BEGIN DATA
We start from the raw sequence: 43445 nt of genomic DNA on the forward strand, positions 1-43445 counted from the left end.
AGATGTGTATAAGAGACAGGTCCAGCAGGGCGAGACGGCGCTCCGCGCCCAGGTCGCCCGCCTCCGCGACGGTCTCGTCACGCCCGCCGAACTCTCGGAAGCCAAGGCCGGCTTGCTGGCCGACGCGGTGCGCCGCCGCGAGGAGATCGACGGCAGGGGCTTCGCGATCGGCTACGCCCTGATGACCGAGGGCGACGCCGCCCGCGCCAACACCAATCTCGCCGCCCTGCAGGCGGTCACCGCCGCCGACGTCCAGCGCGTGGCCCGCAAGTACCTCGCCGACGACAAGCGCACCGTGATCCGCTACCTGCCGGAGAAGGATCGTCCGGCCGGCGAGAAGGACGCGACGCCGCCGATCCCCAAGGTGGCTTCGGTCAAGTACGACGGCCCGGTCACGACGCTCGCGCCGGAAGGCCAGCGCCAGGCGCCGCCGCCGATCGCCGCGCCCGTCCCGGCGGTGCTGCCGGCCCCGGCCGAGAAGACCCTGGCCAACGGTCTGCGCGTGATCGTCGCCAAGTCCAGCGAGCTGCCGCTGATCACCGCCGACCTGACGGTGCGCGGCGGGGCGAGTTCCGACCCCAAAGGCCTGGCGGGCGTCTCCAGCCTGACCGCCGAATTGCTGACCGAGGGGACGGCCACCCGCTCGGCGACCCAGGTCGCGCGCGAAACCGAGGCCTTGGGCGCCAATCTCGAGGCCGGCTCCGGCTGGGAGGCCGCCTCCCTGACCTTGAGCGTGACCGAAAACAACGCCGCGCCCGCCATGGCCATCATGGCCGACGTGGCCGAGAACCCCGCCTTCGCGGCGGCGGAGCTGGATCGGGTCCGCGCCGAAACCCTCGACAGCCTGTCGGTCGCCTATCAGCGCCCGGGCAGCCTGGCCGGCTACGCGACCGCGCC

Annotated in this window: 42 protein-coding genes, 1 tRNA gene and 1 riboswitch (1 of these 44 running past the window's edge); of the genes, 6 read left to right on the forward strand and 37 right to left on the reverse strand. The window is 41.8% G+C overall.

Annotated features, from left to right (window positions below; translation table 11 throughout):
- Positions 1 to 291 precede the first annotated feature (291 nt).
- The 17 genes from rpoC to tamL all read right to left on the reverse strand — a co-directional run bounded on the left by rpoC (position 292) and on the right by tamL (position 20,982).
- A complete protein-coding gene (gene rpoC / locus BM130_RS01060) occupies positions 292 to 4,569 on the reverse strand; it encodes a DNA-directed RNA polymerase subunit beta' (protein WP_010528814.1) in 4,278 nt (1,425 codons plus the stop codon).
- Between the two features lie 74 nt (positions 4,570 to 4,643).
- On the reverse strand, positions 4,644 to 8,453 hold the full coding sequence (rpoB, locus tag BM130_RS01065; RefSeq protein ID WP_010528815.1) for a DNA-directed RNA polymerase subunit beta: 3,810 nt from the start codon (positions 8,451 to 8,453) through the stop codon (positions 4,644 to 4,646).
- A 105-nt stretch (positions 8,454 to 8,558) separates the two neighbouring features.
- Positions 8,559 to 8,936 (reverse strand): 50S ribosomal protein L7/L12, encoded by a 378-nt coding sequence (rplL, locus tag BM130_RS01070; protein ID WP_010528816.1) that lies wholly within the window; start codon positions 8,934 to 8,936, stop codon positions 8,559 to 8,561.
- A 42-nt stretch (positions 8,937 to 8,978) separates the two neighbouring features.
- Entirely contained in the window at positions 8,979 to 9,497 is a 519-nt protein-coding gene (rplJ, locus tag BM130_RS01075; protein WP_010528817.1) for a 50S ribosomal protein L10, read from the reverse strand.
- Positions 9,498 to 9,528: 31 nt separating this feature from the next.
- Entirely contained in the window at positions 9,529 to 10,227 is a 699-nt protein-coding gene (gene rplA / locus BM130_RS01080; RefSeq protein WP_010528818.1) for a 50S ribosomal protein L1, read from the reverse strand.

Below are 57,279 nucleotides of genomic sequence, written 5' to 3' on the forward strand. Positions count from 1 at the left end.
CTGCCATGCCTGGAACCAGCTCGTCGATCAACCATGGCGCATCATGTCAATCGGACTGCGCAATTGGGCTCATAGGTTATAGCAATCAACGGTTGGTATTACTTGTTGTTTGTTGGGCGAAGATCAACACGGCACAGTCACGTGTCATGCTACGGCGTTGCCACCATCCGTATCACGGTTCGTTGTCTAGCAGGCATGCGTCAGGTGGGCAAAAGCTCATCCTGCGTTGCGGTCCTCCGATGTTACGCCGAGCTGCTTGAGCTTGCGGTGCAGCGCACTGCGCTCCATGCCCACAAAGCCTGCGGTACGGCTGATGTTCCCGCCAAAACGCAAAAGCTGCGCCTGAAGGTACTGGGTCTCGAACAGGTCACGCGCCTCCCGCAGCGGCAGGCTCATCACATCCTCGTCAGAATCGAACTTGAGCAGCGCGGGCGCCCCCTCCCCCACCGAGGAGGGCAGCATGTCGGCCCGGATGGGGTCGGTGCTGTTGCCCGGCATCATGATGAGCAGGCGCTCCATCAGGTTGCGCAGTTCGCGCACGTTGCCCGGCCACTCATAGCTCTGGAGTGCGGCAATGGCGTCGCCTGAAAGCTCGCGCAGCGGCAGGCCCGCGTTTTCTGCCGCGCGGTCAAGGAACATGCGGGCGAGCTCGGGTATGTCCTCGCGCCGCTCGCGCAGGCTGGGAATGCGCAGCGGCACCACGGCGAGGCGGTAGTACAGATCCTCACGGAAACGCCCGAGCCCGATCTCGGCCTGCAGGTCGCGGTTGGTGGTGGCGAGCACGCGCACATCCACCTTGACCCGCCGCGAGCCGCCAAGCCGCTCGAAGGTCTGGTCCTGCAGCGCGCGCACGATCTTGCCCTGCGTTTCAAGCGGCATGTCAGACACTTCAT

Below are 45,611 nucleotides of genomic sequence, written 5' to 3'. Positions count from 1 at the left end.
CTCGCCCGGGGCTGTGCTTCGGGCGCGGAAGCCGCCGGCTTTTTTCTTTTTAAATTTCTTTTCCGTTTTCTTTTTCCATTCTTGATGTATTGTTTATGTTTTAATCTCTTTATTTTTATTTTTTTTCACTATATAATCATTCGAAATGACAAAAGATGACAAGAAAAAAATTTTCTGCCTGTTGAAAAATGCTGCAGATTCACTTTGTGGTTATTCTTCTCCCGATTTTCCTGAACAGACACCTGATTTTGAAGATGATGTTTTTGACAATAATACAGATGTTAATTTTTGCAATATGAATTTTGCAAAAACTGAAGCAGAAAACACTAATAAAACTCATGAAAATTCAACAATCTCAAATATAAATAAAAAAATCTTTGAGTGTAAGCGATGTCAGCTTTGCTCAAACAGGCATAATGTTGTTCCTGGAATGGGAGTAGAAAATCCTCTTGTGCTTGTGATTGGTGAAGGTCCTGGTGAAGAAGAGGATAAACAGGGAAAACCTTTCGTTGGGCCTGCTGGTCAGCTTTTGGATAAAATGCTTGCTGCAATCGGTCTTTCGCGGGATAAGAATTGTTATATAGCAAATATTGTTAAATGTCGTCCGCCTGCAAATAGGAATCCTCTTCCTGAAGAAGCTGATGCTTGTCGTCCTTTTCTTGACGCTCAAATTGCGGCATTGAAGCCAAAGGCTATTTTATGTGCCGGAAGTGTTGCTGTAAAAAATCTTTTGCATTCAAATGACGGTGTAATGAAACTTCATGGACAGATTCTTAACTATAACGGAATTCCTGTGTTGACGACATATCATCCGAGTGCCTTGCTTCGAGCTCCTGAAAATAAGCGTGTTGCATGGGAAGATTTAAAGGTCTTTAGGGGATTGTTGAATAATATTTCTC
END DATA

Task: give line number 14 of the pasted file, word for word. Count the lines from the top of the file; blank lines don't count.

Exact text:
- Positions 9,498 to 9,528: 31 nt separating this feature from the next.